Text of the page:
Why the German-French initiative on Kosovo-Serbia won’t add up

Today, the EU’s foreign policy chief Josep Borrell is hosting Kosovo Prime Minister Albin Kurti and Serbia’s President Aleksandar Vučić for highly-expected negotiations on a proposed agreement, which is being presented as a major step towards normalizing relations between the two Western Balkan countries and ending the decades-long dispute over the status of Kosovo. 

Negotiations on the proposed deal, also dubbed the German-French proposal, and supported by the US, have been going on since autumn last year in secrecy, leaving observers confused about its content, the character of the proposal, and the political approach behind it. Unlike during earlier stages in the decade-old, EU-led political dialogue between Kosovo and Serbia, negotiations have been accompanied by an extraordinary escalation of friction on the ground in the majority-Serb northern enclave in Kosovo. The trigger was a decision by Prime Minister Kurti to finally implement a long-delayed decision to require Serbs in northern Kosovo to register for Republic of Kosovo license plates. This has long been a contentious issue, because the current plates are issued by Serbian authorities. Months of negotiations – and western entreaties not to not implement the decision in the lack of agreement,  led to Serbs erecting barricades in the north. Kosovo Serb employees of the police, judicial, and municipal institutions in these four municipalities (North Mitrovica, Zvečan, Zubin Potok, and Leposavić) resigned from their posts in early November after Prishtina had removed the Serb police commander in the north – reversing the main achievement of the political dialogue to date. To fill the void, Prishtina deployed special Kosovan police to the region, further raising tensions. In December, Serbs erected barricades in the north. These were only removed after a preliminary agreement on the license plate issue was reached in Brussels.

No less confusing, EU negotiators and the lead Western capitals behind the initiative (Berlin, Paris, and Washington) in recent weeks have indentified, and publicly labeled, Prishtina as the negotiating party blocking an agreement – the side that, unlike the leadership in Belgrade, stands for Western, liberal democratic values. The Kurti government has been castigated for its resistance to the proposal based on political positions that were, until recently, held by Berlin and others. These include insistence on a final, comprehensive agreement, or the position that the establishment of the contentious, so-called Association of Serb-Majority Municipalities (ASM) should only proceed within the framework of a final agreement and formal-legal recognition of Kosovo by Serbia.  Prishtina has to a large degree undermined its own negotiating position by the erratic performance of its highest officials on the diplomatic stage and by long-held dogmatic political positions, particularly regarding Kosovo Serbs.

With several more or less authentic draft versions having been leaked in recent weeks, the cornerstones of the proposal have recently come into clearer focus.  The “normalization” proposal foresees what is billed by its advocates as mutual “de facto recognition,” not the de jure recognition which was the predicate for launching the dialogue. The wording of the 1972 German-German basic agreement is essentially replicated. Serbia would commit to cease working against Kosovo applying for membership in international organisations and to undermine Kosovos EU integration path. And the proposal frontloads implementation of all previously agreed agreements, in  particular the establishment of the (still undefined) Association of Serb-Majority Municipalities (ASM). Special legal status for the Serbian Orthodox Church in Kosovo is also a provision. The rationale behind shifting away from the previous goal of the dialogue – a a final, comprehensive agreement – remains opaque.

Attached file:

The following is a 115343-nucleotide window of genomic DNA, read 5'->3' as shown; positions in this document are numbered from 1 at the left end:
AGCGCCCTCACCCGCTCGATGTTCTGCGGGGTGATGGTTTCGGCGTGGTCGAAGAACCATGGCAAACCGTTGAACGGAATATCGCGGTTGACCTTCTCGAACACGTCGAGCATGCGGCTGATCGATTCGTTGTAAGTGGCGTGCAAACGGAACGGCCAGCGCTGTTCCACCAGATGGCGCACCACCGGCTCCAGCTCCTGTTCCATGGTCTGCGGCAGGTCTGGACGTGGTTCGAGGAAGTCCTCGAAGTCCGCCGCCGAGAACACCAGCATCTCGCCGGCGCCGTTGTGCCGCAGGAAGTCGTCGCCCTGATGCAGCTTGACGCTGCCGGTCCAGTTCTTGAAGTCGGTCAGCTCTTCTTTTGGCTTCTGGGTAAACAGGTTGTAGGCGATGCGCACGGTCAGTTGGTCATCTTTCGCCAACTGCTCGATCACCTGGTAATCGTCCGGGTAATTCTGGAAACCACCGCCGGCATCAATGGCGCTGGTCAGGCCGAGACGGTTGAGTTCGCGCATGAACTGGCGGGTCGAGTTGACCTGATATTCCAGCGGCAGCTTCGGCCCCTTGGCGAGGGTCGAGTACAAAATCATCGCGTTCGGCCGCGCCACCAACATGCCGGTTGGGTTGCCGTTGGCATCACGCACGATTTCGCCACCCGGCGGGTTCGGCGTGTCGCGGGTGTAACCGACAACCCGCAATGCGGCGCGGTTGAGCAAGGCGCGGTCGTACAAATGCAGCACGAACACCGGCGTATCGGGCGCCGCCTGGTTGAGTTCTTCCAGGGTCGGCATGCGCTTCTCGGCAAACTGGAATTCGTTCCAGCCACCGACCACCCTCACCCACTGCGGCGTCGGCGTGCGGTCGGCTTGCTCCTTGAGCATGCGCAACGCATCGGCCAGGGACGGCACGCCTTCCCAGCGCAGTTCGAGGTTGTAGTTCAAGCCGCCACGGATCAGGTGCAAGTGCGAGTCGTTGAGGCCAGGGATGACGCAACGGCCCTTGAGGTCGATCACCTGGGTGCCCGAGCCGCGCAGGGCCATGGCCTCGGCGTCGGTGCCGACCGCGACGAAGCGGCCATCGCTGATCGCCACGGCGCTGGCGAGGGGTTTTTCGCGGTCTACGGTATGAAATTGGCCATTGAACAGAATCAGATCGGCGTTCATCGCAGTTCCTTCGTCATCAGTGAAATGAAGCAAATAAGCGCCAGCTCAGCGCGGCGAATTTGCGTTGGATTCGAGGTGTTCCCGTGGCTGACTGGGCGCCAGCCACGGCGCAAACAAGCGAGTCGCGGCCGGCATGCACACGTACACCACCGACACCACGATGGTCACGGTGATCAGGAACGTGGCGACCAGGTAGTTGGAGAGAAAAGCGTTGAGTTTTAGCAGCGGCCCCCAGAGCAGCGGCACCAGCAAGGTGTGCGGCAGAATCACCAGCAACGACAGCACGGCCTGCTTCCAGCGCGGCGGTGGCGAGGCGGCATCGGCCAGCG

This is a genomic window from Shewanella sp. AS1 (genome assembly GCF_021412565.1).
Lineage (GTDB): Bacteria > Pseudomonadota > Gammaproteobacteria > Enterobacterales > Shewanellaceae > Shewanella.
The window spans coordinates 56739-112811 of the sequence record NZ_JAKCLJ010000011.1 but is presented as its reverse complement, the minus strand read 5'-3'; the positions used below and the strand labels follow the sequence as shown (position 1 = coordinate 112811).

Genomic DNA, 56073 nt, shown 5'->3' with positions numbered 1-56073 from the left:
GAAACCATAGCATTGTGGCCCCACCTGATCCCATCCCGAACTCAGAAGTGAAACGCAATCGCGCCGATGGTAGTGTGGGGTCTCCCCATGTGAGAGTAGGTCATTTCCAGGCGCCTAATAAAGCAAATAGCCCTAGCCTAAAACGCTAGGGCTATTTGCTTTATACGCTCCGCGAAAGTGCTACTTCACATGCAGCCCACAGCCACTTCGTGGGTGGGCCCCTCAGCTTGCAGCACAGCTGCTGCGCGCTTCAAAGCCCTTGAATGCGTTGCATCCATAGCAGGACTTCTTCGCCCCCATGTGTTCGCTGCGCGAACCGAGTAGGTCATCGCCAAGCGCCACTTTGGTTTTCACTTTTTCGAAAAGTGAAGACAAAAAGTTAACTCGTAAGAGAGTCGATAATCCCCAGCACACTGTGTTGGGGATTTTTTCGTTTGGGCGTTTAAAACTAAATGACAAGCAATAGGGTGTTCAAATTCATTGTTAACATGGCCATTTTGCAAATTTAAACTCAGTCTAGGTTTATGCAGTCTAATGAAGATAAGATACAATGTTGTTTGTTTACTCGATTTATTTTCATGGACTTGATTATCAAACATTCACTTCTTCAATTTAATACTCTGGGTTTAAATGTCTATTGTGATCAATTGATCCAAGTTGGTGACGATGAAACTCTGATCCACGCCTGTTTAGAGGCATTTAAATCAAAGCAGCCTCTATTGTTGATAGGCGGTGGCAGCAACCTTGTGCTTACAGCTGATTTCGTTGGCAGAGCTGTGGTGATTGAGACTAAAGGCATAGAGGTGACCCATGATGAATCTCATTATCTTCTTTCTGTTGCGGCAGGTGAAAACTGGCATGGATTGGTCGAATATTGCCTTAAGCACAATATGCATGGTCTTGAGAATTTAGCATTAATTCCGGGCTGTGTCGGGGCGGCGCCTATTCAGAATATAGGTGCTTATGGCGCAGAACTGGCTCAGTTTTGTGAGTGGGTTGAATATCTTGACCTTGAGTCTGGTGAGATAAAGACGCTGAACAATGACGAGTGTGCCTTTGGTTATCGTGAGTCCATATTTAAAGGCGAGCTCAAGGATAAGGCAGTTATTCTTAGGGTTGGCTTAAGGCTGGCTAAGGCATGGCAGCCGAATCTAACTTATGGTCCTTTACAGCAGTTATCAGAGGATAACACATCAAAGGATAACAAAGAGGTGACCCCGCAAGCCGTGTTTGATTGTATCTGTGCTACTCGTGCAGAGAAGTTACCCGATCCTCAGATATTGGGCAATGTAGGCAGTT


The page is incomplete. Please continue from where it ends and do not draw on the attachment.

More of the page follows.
Since its launch in 2012, the political dialogue has gone through several phases. Seizing leadership, the then-German chancellor Merkel set the framework of the dialogue by insisting the era of border changes in the Balkans was long past, linking Serbia’s EU membership aspirations with accepting the fact of having lost Kosovo. An incremental approach was chosen, with Belgrade gradually accepting aspects of Kosovo as an independent state,  removing its state institutions from the ten majority Serb-inhabited municipalities in Kosovo, and Serbia in parallel progressing on its EU path. The 2013 April Agreement led to the historic first integration of Serbian police and judiciary into the Kosovo state in the north, and the establishment of local authorities following municipal elections. Then-Prime Minister Ivica Dačić explained to his citizens Serbia had to face the reality Kosovo was gone. At the time, this seemed like a watershed.

That approach, however gradually slowed to a crawl, becoming deadlocked after 2015 over the issue of the competences of the ASM, left open in the April Agreement. To rescue the dialogue the EU in 2017 announced the beginning of a new phase, negotiations on a final, comprehensive, legally binding agreement. Western negotiators, however turned that phase into ist opposite, by colluding with the then Serbian and Kosovo leaders, President Vučić and his counterpart Hashim Thaçi in pushing for an ethnonterritorial partition, “land swap” deal (billed as “adjustment of the administrative line” by Belgrade and “border correction” in Prishtina). Negotiations for the first three years were led by the then EU foreign policy chief, Federica Mogherini and her team, and after the end of her mandate in 2019, continued for another year by the Trump administration under special envoy Richard Grenell untill they hit the wall, culminating in a photo op deal in September 2020 that dealt with none of the major outstanding issues. The incoming Biden administration renounced the idea of the land swap, as did the EU.A two-year intermezzo under the newly-appointed EU special representative Miroslav Lajčák followed, focusing on seemingly less contentious bilateral issues, whichled nowhere.